Should RI ‘send in the troops’ to solve RIPTA bus driver shortage?

PROVIDENCE — If nothing else works to attract new RIPTA drivers, Republican candidate for governor Ashley Kalus says, if she were in charge she would call in the troops to drive buses.

In her latest attack on Gov. Dan McKee, Kalus said the disruptions in Rhode Island Public Transit Authority service this fall have become so bad he should consider deploying the Rhode Island National Guard.

“The driver shortage means students in Providence cannot get to school,” Kalus said at a news conference in Kennedy Plaza on Tuesday morning. “Not only is Rhode Island failing kids in the classroom, we can’t even get them to the classroom.”

This weekend, RIPTA is set to cut back the frequency of buses on more than 20 routes in response to a driver shortage that has forced trip cancellations including special trips serving Providence high schools.

How RIPTA is dealing with driver shortage

RIPTA has enlisted supervisors to drive buses, held hiring fairs to recruit drivers and is locked in negotiations with the transit workers union on a new contract with pay raises designed to get new drivers onto the roster.

Kalus, who ran COVID testing and vaccination sites in Rhode Island before running for governor, blames Democrat McKee for not taking the driver shortage seriously enough.

What Ashley Kalus says she would do

She says if she were in charge she would:

• Identify recently retired drivers who might be willing to work and, if they are, offer to let them keep receiving their pension while driving part time.

• Have the Department of Labor and Training identify potential driver candidates from within “the commercial driver’s license community.”

• If neither of those things work, “activate the National Guard to help.”

“The Guard’s motto is ‘always ready, always there’ and they would be prepared to act almost immediately,” Kalus said. “Many of the civilian soldiers are well trained in operating large transport vehicles and would have no issues operating a RIPTA bus and insuring safety of students. Dan McKee is the commander and chief of the National Guard and he is missing in action.”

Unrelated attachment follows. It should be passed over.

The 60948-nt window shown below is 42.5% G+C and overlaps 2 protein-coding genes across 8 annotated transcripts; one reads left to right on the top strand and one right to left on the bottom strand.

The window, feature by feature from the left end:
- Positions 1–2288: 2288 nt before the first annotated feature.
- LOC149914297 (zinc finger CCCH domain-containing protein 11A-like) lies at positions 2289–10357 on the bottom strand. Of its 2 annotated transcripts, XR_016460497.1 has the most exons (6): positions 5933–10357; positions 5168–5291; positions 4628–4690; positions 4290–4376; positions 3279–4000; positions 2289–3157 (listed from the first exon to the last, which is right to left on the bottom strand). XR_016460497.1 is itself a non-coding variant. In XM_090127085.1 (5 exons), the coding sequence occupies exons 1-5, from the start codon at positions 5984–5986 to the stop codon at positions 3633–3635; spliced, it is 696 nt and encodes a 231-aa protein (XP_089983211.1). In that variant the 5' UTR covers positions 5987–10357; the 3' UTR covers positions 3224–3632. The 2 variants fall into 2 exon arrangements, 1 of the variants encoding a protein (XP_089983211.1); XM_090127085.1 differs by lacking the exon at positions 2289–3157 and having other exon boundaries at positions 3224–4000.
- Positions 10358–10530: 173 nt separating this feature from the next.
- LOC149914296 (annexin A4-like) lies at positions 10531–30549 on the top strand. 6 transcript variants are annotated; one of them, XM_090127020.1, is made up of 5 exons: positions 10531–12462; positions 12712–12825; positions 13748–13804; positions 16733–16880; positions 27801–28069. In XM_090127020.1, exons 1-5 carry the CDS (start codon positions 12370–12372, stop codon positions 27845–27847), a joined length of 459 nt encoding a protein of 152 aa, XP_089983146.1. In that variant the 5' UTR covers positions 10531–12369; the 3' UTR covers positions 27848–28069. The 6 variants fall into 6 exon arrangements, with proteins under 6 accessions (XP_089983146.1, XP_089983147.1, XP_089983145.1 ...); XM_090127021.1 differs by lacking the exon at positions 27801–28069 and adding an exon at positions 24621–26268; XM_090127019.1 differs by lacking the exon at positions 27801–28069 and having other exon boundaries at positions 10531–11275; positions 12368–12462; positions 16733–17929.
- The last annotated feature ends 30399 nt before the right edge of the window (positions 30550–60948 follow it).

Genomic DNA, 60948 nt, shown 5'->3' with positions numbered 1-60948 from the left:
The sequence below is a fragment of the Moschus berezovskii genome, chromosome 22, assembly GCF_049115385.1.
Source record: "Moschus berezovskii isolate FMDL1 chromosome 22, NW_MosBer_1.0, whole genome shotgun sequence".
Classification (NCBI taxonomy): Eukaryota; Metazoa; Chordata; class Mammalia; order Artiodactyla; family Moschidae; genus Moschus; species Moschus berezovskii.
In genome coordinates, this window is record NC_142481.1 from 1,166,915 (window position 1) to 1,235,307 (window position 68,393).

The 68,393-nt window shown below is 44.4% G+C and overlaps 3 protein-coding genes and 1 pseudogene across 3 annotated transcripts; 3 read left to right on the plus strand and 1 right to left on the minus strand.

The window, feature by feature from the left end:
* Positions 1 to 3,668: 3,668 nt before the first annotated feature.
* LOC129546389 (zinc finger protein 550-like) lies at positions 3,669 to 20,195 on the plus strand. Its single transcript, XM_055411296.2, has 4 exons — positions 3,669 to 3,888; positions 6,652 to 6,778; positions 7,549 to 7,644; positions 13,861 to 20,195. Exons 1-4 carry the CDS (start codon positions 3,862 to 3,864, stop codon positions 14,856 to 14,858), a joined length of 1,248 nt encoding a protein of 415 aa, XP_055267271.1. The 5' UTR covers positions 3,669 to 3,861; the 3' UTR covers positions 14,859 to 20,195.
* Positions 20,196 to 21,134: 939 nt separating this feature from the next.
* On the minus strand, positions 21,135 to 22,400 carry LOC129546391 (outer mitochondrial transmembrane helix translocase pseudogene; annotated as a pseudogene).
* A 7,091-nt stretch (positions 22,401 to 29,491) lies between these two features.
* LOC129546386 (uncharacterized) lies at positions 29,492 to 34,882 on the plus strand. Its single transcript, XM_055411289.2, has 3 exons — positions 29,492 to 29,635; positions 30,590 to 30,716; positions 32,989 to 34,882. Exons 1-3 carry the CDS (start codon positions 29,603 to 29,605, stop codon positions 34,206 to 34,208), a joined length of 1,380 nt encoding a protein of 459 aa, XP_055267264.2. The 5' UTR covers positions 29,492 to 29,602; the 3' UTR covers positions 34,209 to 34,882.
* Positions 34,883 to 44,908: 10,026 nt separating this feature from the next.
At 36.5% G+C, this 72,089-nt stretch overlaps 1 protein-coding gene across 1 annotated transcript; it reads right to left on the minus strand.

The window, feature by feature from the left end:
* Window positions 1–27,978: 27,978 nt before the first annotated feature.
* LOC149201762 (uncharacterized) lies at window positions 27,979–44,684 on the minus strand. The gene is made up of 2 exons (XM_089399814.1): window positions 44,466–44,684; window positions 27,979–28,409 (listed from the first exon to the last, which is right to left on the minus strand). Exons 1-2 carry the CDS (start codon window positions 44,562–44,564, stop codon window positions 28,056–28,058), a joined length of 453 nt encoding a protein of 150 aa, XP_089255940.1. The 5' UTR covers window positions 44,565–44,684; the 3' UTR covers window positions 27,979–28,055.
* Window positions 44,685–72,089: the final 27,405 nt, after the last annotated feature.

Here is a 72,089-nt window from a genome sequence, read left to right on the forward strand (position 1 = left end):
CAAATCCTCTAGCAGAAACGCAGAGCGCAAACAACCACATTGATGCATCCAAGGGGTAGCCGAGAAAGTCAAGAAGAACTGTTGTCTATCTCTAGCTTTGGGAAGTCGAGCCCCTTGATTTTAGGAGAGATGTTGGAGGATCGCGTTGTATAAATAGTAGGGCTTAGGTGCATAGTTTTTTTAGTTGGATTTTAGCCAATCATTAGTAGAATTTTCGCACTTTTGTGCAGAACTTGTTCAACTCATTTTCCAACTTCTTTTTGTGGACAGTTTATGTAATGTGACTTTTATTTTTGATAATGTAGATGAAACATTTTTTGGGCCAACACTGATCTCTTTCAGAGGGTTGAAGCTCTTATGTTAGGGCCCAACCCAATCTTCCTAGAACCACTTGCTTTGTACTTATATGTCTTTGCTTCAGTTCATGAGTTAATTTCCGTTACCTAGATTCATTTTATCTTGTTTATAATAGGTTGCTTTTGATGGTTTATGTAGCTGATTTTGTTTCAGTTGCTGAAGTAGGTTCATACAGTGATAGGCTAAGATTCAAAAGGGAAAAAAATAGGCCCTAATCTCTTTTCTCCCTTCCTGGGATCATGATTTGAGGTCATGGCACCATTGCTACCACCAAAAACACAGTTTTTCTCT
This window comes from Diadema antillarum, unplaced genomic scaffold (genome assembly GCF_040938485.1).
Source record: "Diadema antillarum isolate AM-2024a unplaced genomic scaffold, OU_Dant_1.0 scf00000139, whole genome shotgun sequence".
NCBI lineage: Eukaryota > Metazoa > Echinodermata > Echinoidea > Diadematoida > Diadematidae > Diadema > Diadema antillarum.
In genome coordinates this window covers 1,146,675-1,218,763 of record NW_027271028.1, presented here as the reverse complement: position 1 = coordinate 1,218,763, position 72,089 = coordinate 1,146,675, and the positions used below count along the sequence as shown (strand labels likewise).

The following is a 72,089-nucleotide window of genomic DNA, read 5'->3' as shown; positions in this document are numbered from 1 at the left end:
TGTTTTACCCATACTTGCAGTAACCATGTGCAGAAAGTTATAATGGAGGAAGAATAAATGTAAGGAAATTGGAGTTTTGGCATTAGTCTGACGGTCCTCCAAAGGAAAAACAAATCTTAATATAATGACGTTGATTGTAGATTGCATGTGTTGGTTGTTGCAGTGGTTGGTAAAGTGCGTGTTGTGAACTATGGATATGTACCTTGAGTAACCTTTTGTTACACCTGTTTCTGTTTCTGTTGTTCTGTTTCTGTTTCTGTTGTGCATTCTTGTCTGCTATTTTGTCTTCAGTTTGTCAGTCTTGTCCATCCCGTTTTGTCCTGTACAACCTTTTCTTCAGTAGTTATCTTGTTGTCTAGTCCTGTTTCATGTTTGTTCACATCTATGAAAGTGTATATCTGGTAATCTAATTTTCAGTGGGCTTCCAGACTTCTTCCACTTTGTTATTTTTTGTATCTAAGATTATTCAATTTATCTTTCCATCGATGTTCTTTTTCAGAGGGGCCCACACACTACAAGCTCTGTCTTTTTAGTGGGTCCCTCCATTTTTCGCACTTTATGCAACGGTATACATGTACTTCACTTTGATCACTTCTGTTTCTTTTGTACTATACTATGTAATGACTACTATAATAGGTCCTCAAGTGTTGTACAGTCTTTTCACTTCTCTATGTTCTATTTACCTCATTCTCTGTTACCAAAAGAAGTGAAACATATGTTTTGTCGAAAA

How long does it take to prepare bus new drivers?

New RIPTA drivers start driving paratransit buses before working their way up to the “fixed route” long buses that serve general riders.

And it usually takes around two months to prepare a new driver: four weeks to obtain a commercial driver’s license and five weeks to take the paratransit training course, RIPTA CEO Scott Avedisian has said.

Kalus campaign spokesman Matt Hanrahan said ideally the reservists would have commercial driver’s licenses from their civilian lives, but if not there is a federal “Military Skills Test Waiver” program that allows service members with at least two years of experience to get a CDL without taking the test.

The RIPTA Board of Directors will deliberate on the staffing issue Wednesday, and McKee is exploring paying a private company to transport students, spokesman Matt Sheaff said.

Gov. McKee’s plans for staffing issues

“The governor has made clear to the RIPTA Board to prioritize its staffing issues and immediately address its responsibility to transport [Providence Public School District] students,” Sheaff wrote in an email. “Also, at the governor’s direction, his office has been engaged in discussions to explore the transfer of these school transportation services to a private provider.”

Kalus said that growing up, “like many Rhode Islanders, I relied on public transportation to get to work and to get to school.”

She grew up on Massachusetts’ South Shore.

Asked if she had ever taken a RIPTA bus before, Kalus didn’t say. She arrived at Kennedy Plaza by automobile.

Bus drivers are just one of the jobs that agencies across the country have struggled to fill in a tight labor market since the COVID pandemic.

Growing competition for drivers from internet retailers and package delivery services has made it more difficult for transit agencies to fill openings.

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